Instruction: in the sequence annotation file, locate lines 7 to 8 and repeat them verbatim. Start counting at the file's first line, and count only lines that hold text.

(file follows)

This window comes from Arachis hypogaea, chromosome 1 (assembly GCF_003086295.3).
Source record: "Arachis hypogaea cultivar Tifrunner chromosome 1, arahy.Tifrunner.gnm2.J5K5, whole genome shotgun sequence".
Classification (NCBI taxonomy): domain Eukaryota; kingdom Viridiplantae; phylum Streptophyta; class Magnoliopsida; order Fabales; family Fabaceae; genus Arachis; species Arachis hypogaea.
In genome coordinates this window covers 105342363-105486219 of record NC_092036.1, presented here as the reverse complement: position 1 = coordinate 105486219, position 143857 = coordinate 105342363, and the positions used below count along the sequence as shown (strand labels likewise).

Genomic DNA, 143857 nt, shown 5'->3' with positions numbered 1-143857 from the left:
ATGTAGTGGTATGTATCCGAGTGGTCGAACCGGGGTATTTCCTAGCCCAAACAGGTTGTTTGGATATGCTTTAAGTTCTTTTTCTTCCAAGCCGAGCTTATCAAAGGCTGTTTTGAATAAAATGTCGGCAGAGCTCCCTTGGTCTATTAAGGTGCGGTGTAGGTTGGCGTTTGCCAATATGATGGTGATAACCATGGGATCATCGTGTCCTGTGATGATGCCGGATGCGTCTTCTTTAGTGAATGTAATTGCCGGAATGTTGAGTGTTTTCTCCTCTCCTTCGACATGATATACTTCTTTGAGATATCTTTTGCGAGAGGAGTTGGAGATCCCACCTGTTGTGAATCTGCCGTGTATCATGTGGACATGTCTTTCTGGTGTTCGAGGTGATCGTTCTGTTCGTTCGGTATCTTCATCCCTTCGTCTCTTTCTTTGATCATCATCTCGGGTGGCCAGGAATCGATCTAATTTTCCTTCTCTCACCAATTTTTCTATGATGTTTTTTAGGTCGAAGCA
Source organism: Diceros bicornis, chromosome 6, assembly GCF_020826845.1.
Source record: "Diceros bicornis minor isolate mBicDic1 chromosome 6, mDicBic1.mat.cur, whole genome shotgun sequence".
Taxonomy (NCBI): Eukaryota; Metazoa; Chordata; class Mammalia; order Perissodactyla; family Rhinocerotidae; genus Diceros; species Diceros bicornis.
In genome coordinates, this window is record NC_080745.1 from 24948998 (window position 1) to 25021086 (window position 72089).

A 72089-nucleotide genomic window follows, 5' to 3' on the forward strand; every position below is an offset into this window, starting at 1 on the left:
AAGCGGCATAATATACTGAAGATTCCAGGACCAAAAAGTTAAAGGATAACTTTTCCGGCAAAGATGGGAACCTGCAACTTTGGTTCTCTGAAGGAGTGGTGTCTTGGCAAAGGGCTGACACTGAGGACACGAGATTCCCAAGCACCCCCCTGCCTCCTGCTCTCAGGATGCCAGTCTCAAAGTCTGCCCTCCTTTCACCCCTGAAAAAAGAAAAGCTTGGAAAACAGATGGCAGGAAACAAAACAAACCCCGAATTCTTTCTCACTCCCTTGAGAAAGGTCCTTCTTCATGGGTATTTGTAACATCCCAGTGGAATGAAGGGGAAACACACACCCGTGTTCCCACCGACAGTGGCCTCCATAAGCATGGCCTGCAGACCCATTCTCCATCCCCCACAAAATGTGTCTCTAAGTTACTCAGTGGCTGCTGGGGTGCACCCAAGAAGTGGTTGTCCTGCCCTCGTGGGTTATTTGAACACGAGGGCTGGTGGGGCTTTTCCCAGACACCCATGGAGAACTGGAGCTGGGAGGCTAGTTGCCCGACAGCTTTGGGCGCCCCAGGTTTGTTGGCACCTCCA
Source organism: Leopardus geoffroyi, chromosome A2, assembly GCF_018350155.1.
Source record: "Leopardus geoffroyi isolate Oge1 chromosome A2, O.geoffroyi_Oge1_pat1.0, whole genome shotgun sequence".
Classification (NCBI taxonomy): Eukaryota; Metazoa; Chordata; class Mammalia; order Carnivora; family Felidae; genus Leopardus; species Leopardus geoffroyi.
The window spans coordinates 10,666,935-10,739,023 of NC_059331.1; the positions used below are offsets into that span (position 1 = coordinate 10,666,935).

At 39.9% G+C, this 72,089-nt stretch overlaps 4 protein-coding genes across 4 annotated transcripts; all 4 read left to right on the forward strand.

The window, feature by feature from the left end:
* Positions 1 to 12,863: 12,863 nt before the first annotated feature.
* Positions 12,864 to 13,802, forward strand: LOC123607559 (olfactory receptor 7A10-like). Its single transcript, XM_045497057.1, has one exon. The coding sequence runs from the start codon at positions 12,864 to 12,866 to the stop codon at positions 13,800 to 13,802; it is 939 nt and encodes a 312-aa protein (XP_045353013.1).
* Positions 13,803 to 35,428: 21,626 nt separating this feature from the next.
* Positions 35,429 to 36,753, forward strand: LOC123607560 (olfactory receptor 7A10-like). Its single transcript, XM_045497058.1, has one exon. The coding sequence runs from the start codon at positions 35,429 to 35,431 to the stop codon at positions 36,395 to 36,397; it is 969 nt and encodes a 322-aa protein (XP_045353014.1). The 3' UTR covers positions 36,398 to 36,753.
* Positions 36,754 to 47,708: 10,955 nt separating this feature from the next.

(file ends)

Source organism: Diceros bicornis, chromosome 6, assembly GCF_020826845.1.
Source record: "Diceros bicornis minor isolate mBicDic1 chromosome 6, mDicBic1.mat.cur, whole genome shotgun sequence".